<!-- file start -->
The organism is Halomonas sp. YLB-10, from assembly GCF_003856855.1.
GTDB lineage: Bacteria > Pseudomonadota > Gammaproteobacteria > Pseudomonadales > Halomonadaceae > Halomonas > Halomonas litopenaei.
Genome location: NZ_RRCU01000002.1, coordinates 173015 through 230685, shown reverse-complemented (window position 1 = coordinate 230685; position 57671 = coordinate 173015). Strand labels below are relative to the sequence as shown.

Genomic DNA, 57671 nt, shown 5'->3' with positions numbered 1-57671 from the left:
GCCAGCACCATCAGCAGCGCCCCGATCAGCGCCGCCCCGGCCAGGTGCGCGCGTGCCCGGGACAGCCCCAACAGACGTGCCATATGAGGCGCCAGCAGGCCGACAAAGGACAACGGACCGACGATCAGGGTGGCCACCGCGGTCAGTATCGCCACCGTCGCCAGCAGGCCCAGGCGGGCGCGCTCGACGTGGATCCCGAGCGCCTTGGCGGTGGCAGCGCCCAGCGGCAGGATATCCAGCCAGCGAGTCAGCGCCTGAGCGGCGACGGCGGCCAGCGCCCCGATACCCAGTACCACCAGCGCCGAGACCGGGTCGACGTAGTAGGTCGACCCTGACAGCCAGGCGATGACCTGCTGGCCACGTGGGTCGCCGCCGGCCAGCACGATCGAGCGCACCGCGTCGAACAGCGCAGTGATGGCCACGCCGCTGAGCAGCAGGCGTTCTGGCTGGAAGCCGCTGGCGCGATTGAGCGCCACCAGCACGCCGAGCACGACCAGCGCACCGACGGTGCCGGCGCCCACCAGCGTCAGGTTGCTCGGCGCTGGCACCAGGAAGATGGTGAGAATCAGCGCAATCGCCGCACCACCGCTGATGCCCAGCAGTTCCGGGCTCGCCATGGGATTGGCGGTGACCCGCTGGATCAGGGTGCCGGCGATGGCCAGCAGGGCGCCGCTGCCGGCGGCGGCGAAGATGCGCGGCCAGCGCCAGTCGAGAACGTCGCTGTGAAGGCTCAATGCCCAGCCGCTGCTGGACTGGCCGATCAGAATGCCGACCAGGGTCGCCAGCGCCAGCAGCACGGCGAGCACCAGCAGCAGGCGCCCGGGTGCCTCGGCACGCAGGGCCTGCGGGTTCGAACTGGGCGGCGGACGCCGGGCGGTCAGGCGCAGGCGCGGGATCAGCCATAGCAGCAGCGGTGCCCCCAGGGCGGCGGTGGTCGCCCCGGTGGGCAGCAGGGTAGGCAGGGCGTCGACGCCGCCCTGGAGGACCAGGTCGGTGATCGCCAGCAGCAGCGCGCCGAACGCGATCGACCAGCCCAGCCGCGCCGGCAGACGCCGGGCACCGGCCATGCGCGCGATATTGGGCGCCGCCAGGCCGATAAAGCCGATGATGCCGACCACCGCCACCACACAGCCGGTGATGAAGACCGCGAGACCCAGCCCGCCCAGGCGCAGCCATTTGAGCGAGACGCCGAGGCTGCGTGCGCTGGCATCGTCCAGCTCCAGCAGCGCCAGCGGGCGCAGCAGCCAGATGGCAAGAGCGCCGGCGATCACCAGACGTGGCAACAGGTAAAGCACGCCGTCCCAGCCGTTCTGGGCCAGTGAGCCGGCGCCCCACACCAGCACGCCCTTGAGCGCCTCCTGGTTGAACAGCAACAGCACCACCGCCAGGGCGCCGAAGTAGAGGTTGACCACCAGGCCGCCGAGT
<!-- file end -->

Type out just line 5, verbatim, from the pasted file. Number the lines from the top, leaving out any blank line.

GCCAGCACCATCAGCAGCGCCCCGATCAGCGCCGCCCCGGCCAGGTGCGCGCGTGCCCGGGACAGCCCCAACAGACGTGCCATATGAGGCGCCAGCAGGCCGACAAAGGACAACGGACCGACGATCAGGGTGGCCACCGCGGTCAGTATCGCCACCGTCGCCAGCAGGCCCAGGCGGGCGCGCTCGACGTGGATCCCGAGCGCCTTGGCGGTGGCAGCGCCCAGCGGCAGGATATCCAGCCAGCGAGTCAGCGCCTGAGCGGCGACGGCGGCCAGCGCCCCGATACCCAGTACCACCAGCGCCGAGACCGGGTCGACGTAGTAGGTCGACCCTGACAGCCAGGCGATGACCTGCTGGCCACGTGGGTCGCCGCCGGCCAGCACGATCGAGCGCACCGCGTCGAACAGCGCAGTGATGGCCACGCCGCTGAGCAGCAGGCGTTCTGGCTGGAAGCCGCTGGCGCGATTGAGCGCCACCAGCACGCCGAGCACGACCAGCGCACCGACGGTGCCGGCGCCCACCAGCGTCAGGTTGCTCGGCGCTGGCACCAGGAAGATGGTGAGAATCAGCGCAATCGCCGCACCACCGCTGATGCCCAGCAGTTCCGGGCTCGCCATGGGATTGGCGGTGACCCGCTGGATCAGGGTGCCGGCGATGGCCAGCAGGGCGCCGCTGCCGGCGGCGGCGAAGATGCGCGGCCAGCGCCAGTCGAGAACGTCGCTGTGAAGGCTCAATGCCCAGCCGCTGCTGGACTGGCCGATCAGAATGCCGACCAGGGTCGCCAGCGCCAGCAGCACGGCGAGCACCAGCAGCAGGCGCCCGGGTGCCTCGGCACGCAGGGCCTGCGGGTTCGAACTGGGCGGCGGACGCCGGGCGGTCAGGCGCAGGCGCGGGATCAGCCATAGCAGCAGCGGTGCCCCCAGGGCGGCGGTGGTCGCCCCGGTGGGCAGCAGGGTAGGCAGGGCGTCGACGCCGCCCTGGAGGACCAGGTCGGTGATCGCCAGCAGCAGCGCGCCGAACGCGATCGACCAGCCCAGCCGCGCCGGCAGACGCCGGGCACCGGCCATGCGCGCGATATTGGGCGCCGCCAGGCCGATAAAGCCGATGATGCCGACCACCGCCACCACACAGCCGGTGATGAAGACCGCGAGACCCAGCCCGCCCAGGCGCAGCCATTTGAGCGAGACGCCGAGGCTGCGTGCGCTGGCATCGTCCAGCTCCAGCAGCGCCAGCGGGCGCAGCAGCCAGATGGCAAGAGCGCCGGCGATCACCAGACGTGGCAACAGGTAAAGCACGCCGTCCCAGCCGTTCTGGGCCAGTGAGCCGGCGCCCCACACCAGCACGCCCTTGAGCGCCTCCTGGTTGAACAGCAACAGCACCACCGCCAGGGCGCCGAAGTAGAGGTTGACCACCAGGCCGCCGAGT